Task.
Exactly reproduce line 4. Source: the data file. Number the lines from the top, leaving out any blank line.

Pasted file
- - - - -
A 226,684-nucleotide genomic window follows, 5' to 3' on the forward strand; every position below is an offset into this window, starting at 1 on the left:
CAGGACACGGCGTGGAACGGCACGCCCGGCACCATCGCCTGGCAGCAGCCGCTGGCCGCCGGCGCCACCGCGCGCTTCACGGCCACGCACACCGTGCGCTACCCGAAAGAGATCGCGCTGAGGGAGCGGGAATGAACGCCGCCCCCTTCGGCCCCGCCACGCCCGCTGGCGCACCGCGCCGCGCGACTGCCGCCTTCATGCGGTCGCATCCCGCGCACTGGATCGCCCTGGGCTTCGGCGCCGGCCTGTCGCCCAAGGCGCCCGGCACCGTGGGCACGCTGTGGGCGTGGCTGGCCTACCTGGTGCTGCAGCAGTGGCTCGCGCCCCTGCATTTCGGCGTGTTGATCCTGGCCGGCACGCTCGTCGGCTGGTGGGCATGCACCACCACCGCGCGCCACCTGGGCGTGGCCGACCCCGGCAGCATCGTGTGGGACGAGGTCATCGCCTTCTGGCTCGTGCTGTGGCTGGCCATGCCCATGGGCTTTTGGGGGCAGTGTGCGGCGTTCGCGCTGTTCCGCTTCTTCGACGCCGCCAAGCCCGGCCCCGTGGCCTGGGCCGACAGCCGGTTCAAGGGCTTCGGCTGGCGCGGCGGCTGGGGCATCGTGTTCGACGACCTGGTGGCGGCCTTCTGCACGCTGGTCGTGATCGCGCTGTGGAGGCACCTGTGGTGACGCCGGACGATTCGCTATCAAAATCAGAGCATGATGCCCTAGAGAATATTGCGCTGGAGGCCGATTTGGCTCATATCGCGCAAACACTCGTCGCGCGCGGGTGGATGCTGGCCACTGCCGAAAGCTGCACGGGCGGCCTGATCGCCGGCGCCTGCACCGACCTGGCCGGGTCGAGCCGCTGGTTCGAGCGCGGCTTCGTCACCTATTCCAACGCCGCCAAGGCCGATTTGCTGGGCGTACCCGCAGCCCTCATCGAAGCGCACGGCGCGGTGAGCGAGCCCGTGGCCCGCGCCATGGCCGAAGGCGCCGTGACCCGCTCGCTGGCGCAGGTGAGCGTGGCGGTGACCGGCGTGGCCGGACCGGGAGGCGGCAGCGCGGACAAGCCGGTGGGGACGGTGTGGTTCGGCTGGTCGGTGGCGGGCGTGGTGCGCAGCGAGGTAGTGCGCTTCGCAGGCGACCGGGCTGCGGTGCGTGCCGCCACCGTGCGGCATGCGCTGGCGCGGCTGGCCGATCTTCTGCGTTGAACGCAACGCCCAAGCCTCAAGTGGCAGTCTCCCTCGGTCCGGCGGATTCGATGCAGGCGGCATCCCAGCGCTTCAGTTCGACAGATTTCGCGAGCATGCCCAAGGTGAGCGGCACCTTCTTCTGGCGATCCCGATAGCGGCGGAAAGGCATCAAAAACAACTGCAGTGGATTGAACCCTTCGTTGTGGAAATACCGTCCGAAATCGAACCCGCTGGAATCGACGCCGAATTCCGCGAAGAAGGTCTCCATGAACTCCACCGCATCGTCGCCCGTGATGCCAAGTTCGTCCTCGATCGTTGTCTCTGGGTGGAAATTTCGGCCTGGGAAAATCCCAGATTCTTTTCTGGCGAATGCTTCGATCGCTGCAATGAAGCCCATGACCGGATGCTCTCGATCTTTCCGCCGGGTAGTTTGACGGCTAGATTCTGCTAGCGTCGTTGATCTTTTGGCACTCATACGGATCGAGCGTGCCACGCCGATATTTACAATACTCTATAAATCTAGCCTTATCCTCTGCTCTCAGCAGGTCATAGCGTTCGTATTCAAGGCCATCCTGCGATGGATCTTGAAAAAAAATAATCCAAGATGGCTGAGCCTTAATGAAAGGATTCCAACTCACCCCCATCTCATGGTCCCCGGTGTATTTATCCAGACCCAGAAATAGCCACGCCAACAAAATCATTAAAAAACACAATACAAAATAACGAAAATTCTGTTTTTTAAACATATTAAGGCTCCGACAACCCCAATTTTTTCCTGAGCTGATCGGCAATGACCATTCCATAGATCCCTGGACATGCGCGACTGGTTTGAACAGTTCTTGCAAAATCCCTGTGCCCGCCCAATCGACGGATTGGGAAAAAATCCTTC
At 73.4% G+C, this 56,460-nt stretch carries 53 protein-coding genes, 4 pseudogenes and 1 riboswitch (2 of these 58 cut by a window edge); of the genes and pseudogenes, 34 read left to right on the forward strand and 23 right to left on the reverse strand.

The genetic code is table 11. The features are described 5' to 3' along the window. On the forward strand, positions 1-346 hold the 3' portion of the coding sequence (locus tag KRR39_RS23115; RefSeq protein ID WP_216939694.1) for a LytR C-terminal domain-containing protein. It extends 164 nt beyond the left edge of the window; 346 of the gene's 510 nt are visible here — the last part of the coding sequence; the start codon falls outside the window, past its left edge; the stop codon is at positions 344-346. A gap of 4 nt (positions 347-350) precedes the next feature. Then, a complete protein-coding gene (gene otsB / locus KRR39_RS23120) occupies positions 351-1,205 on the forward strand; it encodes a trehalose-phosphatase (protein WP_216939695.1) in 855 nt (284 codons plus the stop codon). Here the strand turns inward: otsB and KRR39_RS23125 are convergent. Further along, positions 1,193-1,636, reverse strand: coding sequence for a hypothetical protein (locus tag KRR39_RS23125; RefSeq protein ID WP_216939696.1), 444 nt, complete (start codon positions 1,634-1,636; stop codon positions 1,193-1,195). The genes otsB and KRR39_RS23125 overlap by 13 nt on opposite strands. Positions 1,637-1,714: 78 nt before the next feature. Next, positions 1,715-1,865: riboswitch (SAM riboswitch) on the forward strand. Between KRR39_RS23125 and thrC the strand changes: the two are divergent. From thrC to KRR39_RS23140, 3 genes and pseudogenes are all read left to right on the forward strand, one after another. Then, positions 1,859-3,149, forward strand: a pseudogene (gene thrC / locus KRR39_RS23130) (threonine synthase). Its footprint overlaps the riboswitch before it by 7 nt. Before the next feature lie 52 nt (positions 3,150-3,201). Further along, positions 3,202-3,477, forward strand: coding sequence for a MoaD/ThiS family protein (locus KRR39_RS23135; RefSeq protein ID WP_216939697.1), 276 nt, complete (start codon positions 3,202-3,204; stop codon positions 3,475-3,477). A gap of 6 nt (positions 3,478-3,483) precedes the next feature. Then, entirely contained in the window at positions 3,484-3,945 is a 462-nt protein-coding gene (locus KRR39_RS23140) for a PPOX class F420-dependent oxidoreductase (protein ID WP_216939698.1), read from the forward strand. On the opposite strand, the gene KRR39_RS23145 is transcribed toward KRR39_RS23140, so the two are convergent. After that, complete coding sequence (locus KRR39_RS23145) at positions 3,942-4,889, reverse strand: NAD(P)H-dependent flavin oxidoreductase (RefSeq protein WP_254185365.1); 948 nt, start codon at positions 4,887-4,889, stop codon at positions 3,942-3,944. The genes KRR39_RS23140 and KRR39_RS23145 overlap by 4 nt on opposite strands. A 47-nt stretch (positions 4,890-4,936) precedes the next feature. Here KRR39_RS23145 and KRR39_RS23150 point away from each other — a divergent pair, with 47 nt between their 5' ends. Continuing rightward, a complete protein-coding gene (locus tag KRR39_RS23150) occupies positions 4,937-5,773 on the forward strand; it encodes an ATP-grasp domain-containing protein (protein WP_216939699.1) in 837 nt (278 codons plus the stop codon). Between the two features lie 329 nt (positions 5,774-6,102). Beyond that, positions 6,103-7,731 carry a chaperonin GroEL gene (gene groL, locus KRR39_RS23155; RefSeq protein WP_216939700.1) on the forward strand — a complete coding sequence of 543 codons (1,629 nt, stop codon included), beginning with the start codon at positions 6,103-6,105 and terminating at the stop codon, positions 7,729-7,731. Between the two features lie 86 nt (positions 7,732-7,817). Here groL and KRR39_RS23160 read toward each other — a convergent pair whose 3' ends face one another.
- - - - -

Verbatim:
The genetic code is table 11. The features are described 5' to 3' along the window. On the forward strand, positions 1-346 hold the 3' portion of the coding sequence (locus tag KRR39_RS23115; RefSeq protein ID WP_216939694.1) for a LytR C-terminal domain-containing protein. It extends 164 nt beyond the left edge of the window; 346 of the gene's 510 nt are visible here — the last part of the coding sequence; the start codon falls outside the window, past its left edge; the stop codon is at positions 344-346. A gap of 4 nt (positions 347-350) precedes the next feature. Then, a complete protein-coding gene (gene otsB / locus KRR39_RS23120) occupies positions 351-1,205 on the forward strand; it encodes a trehalose-phosphatase (protein WP_216939695.1) in 855 nt (284 codons plus the stop codon). Here the strand turns inward: otsB and KRR39_RS23125 are convergent. Further along, positions 1,193-1,636, reverse strand: coding sequence for a hypothetical protein (locus tag KRR39_RS23125; RefSeq protein ID WP_216939696.1), 444 nt, complete (start codon positions 1,634-1,636; stop codon positions 1,193-1,195). The genes otsB and KRR39_RS23125 overlap by 13 nt on opposite strands. Positions 1,637-1,714: 78 nt before the next feature. Next, positions 1,715-1,865: riboswitch (SAM riboswitch) on the forward strand. Between KRR39_RS23125 and thrC the strand changes: the two are divergent. From thrC to KRR39_RS23140, 3 genes and pseudogenes are all read left to right on the forward strand, one after another. Then, positions 1,859-3,149, forward strand: a pseudogene (gene thrC / locus KRR39_RS23130) (threonine synthase). Its footprint overlaps the riboswitch before it by 7 nt. Before the next feature lie 52 nt (positions 3,150-3,201). Further along, positions 3,202-3,477, forward strand: coding sequence for a MoaD/ThiS family protein (locus KRR39_RS23135; RefSeq protein ID WP_216939697.1), 276 nt, complete (start codon positions 3,202-3,204; stop codon positions 3,475-3,477). A gap of 6 nt (positions 3,478-3,483) precedes the next feature. Then, entirely contained in the window at positions 3,484-3,945 is a 462-nt protein-coding gene (locus KRR39_RS23140) for a PPOX class F420-dependent oxidoreductase (protein ID WP_216939698.1), read from the forward strand. On the opposite strand, the gene KRR39_RS23145 is transcribed toward KRR39_RS23140, so the two are convergent. After that, complete coding sequence (locus KRR39_RS23145) at positions 3,942-4,889, reverse strand: NAD(P)H-dependent flavin oxidoreductase (RefSeq protein WP_254185365.1); 948 nt, start codon at positions 4,887-4,889, stop codon at positions 3,942-3,944. The genes KRR39_RS23140 and KRR39_RS23145 overlap by 4 nt on opposite strands. A 47-nt stretch (positions 4,890-4,936) precedes the next feature. Here KRR39_RS23145 and KRR39_RS23150 point away from each other — a divergent pair, with 47 nt between their 5' ends. Continuing rightward, a complete protein-coding gene (locus tag KRR39_RS23150) occupies positions 4,937-5,773 on the forward strand; it encodes an ATP-grasp domain-containing protein (protein WP_216939699.1) in 837 nt (278 codons plus the stop codon). Between the two features lie 329 nt (positions 5,774-6,102). Beyond that, positions 6,103-7,731 carry a chaperonin GroEL gene (gene groL, locus KRR39_RS23155; RefSeq protein WP_216939700.1) on the forward strand — a complete coding sequence of 543 codons (1,629 nt, stop codon included), beginning with the start codon at positions 6,103-6,105 and terminating at the stop codon, positions 7,729-7,731. Between the two features lie 86 nt (positions 7,732-7,817). Here groL and KRR39_RS23160 read toward each other — a convergent pair whose 3' ends face one another.